By Daniel Dunaief
The weather outside has been frightful and local researchers suggest the trend has been anything but delightful.
Over the last year, the country has confronted numerous violent and intense storms, causing property damage and leading to evacuations and rescues. Just last week, Fort Lauderdale, Florida received a month’s worth of rain in an hour amid a storm that dumped over two feet of rain on the city. Such a torrential storm isn’t unique to Florida, as areas including Dallas experienced significant rains last August that crippled the city.
“The extremes are increasing,” said Malcolm Bowman, Professor Emeritus at the School of Marine and Atmospheric Sciences at Stony Brook University. “It’s part of the prediction of climate science.”
Indeed, as the atmosphere becomes warmer, the increase in water vapor raises the amount of rain in a particular storm, added Edmund Chang, Professor in the School of Marine and Atmospheric Sciences at Stony Brook University. Chang and other local scientists discussed their concerns and potential cause for optimism amid the approach of the 54th anniversary of Earth Day.
Climate Change report
This March, the Intergovernmental Panel on Climate Change (IPCC) released a report that suggested that climate change was worsening and that the Earth will likely increase by more than the 1.5 degrees Celsius above pre-industrial revolution averages that would lead to numerous environmental damage.
“Since the last IPCC report, there has been a lot more research looking at these weather extremes,” Chang said.
In warmer temperatures, which have increased on average for the Earth by 1.1 degrees, storms carry significantly more precipitation.
While it is outside the realm of his own research, Chang said that other researchers have demonstrated that storms in the Northeastern United States have had an increase in higher precipitation events, which is also linked to the fact that these storms are moving more slowly, drenching areas with rain before slowly leaving.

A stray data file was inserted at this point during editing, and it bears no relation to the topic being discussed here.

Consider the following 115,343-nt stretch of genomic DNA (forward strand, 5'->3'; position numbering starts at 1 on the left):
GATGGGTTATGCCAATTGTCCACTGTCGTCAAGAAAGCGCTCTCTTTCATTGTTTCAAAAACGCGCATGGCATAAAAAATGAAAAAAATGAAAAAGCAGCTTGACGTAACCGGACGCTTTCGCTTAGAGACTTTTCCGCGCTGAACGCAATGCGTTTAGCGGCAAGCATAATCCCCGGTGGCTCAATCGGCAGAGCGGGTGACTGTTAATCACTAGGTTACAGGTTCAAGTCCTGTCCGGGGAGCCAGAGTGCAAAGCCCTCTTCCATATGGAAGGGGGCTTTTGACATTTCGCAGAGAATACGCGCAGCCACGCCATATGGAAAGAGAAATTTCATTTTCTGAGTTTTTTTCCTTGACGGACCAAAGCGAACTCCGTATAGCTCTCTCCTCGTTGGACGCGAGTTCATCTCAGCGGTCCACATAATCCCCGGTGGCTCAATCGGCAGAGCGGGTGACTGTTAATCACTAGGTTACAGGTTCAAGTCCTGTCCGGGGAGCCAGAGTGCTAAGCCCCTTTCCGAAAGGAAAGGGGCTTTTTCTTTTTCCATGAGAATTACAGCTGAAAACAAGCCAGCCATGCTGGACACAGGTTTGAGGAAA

Chang is particularly concerned about sea level rise. “I have lived in coastal areas all my life,” he said. “We know that the sea level is rising. The rate of rise is accelerated.” Counteracting the effects of melting ice sheets in Greenland and the Antarctic are among the more difficult processes to mitigate, he added.
In his own research, Chang is assessing the bias in models that predict whether a season will likely be stormier than average. He is looking at how model biases may impact the accuracy of longer range forecasts.
Different models have different biases, he explained. Weather channel fans, and those who watch storm models for approaching hurricanes and other events, may recognize that meteorologists often overlay American and European weather models, particularly when describing approaching hurricanes.
In Chang’s research, he has found that combining different models improves the forecast. “A better way of improving models is to understand where the model biases or error comes from” rather than averaging errors that cancel each other out, he said.